RIYADH, Saudi Arabia, Saudi Arabia will cut government employees’ bonuses and benefits for the first time in an attempt to reduce spending during low oil prices.
Public-sector jobs account for two-thirds of the nation’s workforce; their salaries and allowances were almost half of government spending in 2015 of about $120 billion.
Civil servants also will see wage increases suspended, and the capping of overtime and annual leave.
The changes starting next month apply to all public sector workers. Soldiers serving in Yemen are exempt from the cuts.
Also, ministers’ salaries would be reduced by 20 percent, and housing and car allowances for advisory Shura Council members cut by 15 percent.
“The ministers’ wage cut is symbolic in nature, but overall it demonstrates to the world — because this is prior to the bond issuance program — that Saudi Arabia is quite serious to tackle things that were once quite taboo issues,” John Sfakianakis, director of economic research at the Gulf Research Center, told Bloomberg.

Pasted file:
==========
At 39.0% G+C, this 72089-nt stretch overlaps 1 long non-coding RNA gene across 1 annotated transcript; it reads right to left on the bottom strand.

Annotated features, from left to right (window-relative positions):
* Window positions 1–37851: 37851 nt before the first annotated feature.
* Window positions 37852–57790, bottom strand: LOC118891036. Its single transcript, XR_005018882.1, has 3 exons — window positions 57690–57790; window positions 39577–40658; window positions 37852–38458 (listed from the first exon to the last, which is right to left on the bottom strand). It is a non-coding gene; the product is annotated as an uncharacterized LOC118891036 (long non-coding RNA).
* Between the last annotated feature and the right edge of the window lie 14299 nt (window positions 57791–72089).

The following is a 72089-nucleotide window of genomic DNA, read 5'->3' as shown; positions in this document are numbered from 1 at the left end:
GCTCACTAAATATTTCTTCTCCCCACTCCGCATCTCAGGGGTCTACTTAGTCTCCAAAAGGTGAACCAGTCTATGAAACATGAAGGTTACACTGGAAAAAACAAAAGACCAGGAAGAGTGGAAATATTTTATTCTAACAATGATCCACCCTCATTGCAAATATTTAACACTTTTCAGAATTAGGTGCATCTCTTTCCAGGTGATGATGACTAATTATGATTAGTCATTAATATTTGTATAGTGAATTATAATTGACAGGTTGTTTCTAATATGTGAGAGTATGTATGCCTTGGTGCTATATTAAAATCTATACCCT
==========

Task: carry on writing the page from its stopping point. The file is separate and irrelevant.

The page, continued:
In April, Crown Prince Mohammad bin Salman al-Saud unveiled plans to reduce government spending and decrease its dependence on oil revenue to counter a budget deficit of $98 billion. About 72 percent of the country’s revenue came from oil in 2015.
The “Vision 2030” initiative would reduce the payroll to 40 percent of the budget by 2020 and boost private sector employment.
The world’s biggest oil exporter has already delayed payments to contractors and started cutting fuel subsidies.
A Bloomberg survey revealed growth is forecast to slow to 1.1 percent this year, the lowest since 2009. In May, Moody’s downgraded the nation’s credit rating from A1 from Aa3 and assigned a stable outlook because government’s finances “deteriorated significantly.”
“Spending on wages soared as oil prices boomed,” said Simon Williams, HSBC Holdings Plc’s London-based chief economist for Central and Eastern Europe, the Middle East and North Africa. “That era is over; wage spending has to be cut.”
The pay cuts are not sitting too well with workers.
Saleh Al Qarni, a government school teacher who also is a driver to earn extra cash in Riyadh, told Bloomberg canceling bonuses may affect Saudis “psychologically.”
“For me as a teacher, it might affect me in school, honestly,” he said.
By Allen Cone